Search engines award top keyword rankings to the site that proves that it the best fit for the relevancy of a subject or theme that matches the user query. As a result the primary goal of SEO is to improve the website so that the site is about more than targeted keyword phrases – it is about the themes matching those keywords.
Siloing of a website requires a multi-step process of planning and
Step 1: Begin the process of siloing by determining your website theme. Answer
What subject themes are currently ranking for your website?
What subject themes are legitimately relevant for your website?
How would a user search for your content (main search queries)?
How can you implement clear subject themes?
Step 2: Consider whether you can implement a physical silo through the site’s directory structure and apply if possible. As an alternative, we will later discuss virtual silos where navigation and linking determine the theme.
Step 3: Carefully examine the link structure implemented throughout the site, applying linking techniques between pages that reinforce site themes.
Step 4: Publish relevant, expert-quality content that includes targeted keyword phrases within appropriate silos.
In order to rank for keywords within Google, Yahoo and Bing, a site must provide information that is organized in a clear structure and language that search engines understand. When a site’s information has been stripped away
from its design and layout, will it be the most relevant of all similarly themed sites? If so then you have a high likelihood of achieving high rankings and will attract customers researching and shopping for products and services in turn.
Siloing is not all there is to ranking, but without it the on-page relevancy battle is lost.
The on-page process of achieving high rankings begins by having a clear understanding of a website’s subject themes. When speaking at conferences and in training, the importance of creating subject themes, or silos, by using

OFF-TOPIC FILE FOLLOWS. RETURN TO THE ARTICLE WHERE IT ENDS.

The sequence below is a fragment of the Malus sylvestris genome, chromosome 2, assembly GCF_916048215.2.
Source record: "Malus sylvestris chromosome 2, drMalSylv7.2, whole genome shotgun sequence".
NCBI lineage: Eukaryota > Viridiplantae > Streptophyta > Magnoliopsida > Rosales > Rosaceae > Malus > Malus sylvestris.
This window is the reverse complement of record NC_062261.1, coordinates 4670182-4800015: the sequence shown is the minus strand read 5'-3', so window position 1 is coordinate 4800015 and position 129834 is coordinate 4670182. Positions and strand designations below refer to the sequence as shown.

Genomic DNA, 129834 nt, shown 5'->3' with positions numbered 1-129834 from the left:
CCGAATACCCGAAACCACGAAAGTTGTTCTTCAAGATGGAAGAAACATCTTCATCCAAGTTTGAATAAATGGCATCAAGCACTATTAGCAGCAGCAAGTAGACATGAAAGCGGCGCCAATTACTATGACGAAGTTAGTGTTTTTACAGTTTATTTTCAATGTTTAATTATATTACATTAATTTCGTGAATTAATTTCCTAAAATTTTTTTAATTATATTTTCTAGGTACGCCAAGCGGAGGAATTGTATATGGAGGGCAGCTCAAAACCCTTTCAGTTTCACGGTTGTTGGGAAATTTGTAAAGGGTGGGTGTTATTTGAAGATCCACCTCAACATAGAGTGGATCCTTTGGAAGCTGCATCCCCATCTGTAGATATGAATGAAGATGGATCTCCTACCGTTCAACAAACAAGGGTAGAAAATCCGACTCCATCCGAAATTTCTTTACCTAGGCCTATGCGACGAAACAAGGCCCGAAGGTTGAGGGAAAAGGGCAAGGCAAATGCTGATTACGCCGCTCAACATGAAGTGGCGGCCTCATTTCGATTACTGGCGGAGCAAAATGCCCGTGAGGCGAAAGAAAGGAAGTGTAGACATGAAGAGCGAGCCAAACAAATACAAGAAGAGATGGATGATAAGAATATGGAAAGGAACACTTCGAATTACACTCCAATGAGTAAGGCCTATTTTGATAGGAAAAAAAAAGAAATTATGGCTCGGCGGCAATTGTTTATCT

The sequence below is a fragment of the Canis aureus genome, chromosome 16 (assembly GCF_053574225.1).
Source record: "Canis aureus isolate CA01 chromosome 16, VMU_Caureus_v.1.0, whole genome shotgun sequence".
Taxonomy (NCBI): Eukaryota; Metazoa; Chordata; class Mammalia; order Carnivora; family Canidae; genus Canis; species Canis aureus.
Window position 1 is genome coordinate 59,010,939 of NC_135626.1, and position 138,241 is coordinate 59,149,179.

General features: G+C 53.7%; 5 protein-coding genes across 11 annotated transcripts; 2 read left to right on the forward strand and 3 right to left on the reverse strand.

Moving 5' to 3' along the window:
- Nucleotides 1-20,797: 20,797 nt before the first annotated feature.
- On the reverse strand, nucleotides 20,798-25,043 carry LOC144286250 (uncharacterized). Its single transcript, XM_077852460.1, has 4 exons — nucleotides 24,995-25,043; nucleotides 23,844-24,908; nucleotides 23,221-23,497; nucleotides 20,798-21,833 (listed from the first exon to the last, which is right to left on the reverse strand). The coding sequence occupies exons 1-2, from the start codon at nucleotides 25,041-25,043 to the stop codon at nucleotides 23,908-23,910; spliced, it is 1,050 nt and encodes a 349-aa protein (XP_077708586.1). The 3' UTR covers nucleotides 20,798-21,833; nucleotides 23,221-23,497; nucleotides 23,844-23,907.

the analogy that most websites are like a jar of marbles. He states that a search engine can only decipher meaning when the subjects are clear and distinct. Take a look at the picture of a jar of marbles below and contemplate how search engines will classify the “theme” of this jar?
In the jar above we see Green Marbles, Red Marbles, and Yellow Marbles mixed together with no order or emphasis. It would be reasonable to assume that search engines would classify the subject as a jar of marbles.
If we then separate out each group of colored marbles into separate jars, they would be classified as a jar of Green Marbles, a jar of Red Marbles and a jar of Yellow Marbles
However, if we wanted to include all three marbles in a single jar, we could create distinct groupings within the jar that would allow the subject themes to remain separate as Green Marbles, Red Marbles, Yellow Marbles as well as
the generic term “marbles.”
The first mixed up jar of marbles (figure 1) is a non-siloed websites. The three separate jars represent separate sites (figure 2) and the last jar equates to one site with topics separated into theme-specific categories, or silos (figure 3). The goal for a site that wants to rank for more than a single generic term is to selectively decide what the site is
and is not about. Rankings can be damaged in two common ways: 1) either by including irrelevant content or 2) having too little content about a subject. Avoid these mistakes by knowing the focus for the site and avoiding irrelevant subject matter.
Establishing a Clear Theme
There are many ways to establish a clear theme. It helps to visualize the primary and secondary categories that you would prefer your site to be about.
Diagram 1: Subject Organization Chart
The Subject Organization Chart is an easily accessible tool that can be found within Microsoft Visio and other flowchart creation software choices. It provides the opportunity to visually explain what the focus of the website should be and what subjects actually distract the search engines from the main subjects.
Diagram 2: Word Sentence Outline